By Jonathan Landau, barrister at 5 Essex Court (www.5essexcourt.co.uk)
Vaccinations of care home residents have begun. In 2013 the Alzheimer’s Society estimated that 70 – 80 percent of care home residents have dementia. Given the consistent trend of residents being admitted to care homes later in life and with more complex needs, that figure may now be higher. Some, though not all, of those residents will lack capacity to make the decision as to whether they should be vaccinated. How should care homes and care staff approach the issue?
On 10 December, the NHS published a Standard Operating Procedure titled ‘COVID-19 local vaccination services deployment in community settings. It included, as Appendix D, an operating model for providing local vaccination services in care homes. The SOP, and in particular Appendix D, was significantly updated on 18 December, so care home providers and managers should ensure they are following the latest ver- sion and regularly check for further updates.
The key message is that providers are expected to help facilitate consent, but are not themselves responsible for best interest decisions. The updated Appendix D asks care homes to carry out ‘provisional’ assessments at least four days before vaccinations and to group residents into three broad categories:
• Those who are likely to have mental capacity to consent
• Those who have or may require a Legal Power of Attorney (LPA) to consent on their behalf. Although not expressly stated, it would of course make sense to include anyone with a Court of Protection appointed deputy covering healthcare decisions into this category.
• Those who may require a best interest decision to be made on their behalf.
In order to do that, it will be necessary to have a working knowledge of capacity. There are two elements of not having capacity:
1. An impairment of, or a disturbance in the functioning of, the mind or brain; and
2.Being unable to make a decision because of that.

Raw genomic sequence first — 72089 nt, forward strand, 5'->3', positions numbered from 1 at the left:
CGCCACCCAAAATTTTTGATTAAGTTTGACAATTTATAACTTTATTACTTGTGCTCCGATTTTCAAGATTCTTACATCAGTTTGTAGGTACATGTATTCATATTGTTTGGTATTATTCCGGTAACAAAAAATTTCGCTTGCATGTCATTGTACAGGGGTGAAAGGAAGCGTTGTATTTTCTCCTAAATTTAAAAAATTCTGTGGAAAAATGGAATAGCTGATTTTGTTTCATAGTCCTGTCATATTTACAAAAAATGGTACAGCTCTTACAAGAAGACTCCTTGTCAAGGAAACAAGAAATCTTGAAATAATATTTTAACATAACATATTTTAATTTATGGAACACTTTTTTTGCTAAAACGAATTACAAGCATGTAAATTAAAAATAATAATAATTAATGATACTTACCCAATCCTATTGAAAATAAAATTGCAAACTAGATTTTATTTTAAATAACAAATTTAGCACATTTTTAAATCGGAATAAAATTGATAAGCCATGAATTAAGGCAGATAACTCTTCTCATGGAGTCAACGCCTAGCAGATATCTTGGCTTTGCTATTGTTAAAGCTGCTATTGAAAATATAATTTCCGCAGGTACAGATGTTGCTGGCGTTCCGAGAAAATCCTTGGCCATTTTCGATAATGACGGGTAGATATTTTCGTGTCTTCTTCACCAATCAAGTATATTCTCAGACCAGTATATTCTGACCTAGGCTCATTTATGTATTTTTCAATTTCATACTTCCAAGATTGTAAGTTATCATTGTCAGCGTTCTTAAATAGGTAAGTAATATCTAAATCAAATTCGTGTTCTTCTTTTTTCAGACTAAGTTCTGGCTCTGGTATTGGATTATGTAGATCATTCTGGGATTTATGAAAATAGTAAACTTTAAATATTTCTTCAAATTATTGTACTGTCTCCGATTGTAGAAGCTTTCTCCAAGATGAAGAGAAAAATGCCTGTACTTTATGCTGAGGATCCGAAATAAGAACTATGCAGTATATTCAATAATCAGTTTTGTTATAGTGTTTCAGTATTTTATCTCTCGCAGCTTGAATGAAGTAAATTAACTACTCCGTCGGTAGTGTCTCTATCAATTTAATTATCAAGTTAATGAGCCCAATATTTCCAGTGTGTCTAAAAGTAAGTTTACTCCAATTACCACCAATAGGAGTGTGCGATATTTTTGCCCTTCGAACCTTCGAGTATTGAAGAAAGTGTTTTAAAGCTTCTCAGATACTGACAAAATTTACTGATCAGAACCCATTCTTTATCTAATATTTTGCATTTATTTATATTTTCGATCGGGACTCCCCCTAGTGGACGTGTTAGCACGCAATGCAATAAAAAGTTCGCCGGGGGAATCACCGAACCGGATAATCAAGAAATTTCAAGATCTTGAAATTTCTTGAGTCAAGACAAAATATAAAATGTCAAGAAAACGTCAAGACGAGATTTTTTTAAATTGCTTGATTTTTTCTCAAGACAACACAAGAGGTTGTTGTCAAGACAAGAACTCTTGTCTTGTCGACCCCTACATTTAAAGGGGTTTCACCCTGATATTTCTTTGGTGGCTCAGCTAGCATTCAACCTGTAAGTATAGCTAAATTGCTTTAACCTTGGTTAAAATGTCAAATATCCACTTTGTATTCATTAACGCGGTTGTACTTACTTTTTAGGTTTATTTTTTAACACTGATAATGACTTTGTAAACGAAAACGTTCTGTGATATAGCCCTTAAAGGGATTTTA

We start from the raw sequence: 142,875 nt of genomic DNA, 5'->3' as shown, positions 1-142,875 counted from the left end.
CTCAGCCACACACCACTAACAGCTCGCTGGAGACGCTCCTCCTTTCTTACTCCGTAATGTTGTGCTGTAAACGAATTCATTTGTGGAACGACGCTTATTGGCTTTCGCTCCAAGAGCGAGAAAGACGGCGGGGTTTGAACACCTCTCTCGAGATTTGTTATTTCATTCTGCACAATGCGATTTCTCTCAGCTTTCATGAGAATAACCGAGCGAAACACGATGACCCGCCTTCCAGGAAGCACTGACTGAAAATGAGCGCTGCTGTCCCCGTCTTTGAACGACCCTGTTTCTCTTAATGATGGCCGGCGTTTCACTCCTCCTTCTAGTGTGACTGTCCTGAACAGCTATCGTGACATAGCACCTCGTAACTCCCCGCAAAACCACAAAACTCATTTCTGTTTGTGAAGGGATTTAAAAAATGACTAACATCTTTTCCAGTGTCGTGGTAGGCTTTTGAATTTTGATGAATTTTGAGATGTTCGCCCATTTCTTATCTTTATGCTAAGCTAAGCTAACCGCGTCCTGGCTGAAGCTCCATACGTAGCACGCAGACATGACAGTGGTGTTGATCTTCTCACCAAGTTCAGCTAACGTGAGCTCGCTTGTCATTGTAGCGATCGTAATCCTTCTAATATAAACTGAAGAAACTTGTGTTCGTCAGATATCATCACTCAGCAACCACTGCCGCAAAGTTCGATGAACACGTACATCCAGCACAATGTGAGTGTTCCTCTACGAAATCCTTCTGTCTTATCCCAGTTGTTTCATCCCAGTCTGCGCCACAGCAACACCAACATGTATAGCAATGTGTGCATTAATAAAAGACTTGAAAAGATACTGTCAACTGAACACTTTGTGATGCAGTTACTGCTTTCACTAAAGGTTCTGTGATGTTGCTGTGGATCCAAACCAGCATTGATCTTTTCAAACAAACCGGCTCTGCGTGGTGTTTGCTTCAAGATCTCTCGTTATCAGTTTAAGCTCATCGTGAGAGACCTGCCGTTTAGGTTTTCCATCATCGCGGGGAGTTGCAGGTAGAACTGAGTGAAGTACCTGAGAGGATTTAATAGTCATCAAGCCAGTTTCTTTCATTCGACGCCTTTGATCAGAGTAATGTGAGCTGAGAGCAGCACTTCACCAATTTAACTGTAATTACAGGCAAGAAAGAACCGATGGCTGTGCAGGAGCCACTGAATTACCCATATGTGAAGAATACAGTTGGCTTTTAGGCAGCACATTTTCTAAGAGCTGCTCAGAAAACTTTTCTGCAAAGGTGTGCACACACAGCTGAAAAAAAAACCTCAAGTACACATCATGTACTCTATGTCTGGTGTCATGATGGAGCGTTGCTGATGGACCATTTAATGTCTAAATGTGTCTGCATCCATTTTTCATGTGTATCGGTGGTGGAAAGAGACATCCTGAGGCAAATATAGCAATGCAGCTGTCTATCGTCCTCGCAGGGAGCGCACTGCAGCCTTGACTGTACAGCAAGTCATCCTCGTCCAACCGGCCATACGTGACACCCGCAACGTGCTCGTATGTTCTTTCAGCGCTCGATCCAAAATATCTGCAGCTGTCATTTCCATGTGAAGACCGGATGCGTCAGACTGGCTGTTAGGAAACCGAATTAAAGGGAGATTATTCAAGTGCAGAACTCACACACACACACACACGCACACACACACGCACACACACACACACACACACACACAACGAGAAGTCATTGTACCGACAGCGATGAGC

A person is unable to make a decision under the Mental Capacity Act if they are not able to do one or more of the following:
1. Understand the information relevant to the decision,
2.Retain the information long enough to make the decision,
3.Weigh up the information, and
4.Communicate the decision.
Information relevant to the decision is likely to include that the vaccination will reduce the chances of contracting the virus, which is a seri- ous, life-threatening illness. It will also include information that vaccinations are not 100% effective and there may be some side effects which are mild and should not last longer than a week. The side-effects are set out helpfully here: https://www.nhs.uk/conditions/coronavirus-covid-19/coronavirus-vaccination/coronavirus-vaccine/
Care homes must remember, however, than under the Mental Capacity Act, a person is not to be treated as unable to make a decision unless all practicable steps to help him to do so have been taken with- out success. Consideration should be given as to what steps, if any, could be taken to help residents make the decision themselves.
There are standard letters and consent forms to be provided to any residents with capacity available here: https://www.gov.uk/government/publications/covid-19-vaccination-consent-forms-and-letters-for- care-home-residents.
For those without consent, care homes should identify whether resi- dents have LPAs in place covering health and care. Check if they are joint (which would require all LPAs to consent) or joint and several (in which case one LPA would suffice, though it would be sensible to obtain views of all). Again, there are standard letters and forms available on the link above.
For those without capacity or LPAs, the decision-maker will need to make a decision in their best interests. The decision-maker in this case is the clinician who will administer the vaccine NOT the care home provider or its staff. However, the link above has forms and letters to be sent to relatives if it is appropriate to consult them. It is sensible that care homes do as much as possible to line up the information the deci- sion-maker will require on the day so discussing the issue with appropri- ate family members and others is to be encouraged.
There may be isolated cases where those with capacity or LPAs refuse vaccinations, or family members object, possibly due to misinformation or scepticism. Such cases should be identified early. Managers should share information about the benefits of vaccinations but without exerting pressure that might affect the validity of the consent. Advice should be sought as early as possible in any cases of conflict or if there doubt about capacity or best interests.
Jonathan Landau is a barrister at 5 Essex Court who has extensive experience of advising care homes about mental capacity, inquests and regulatory matters. Landau@5essexcourt.co.uk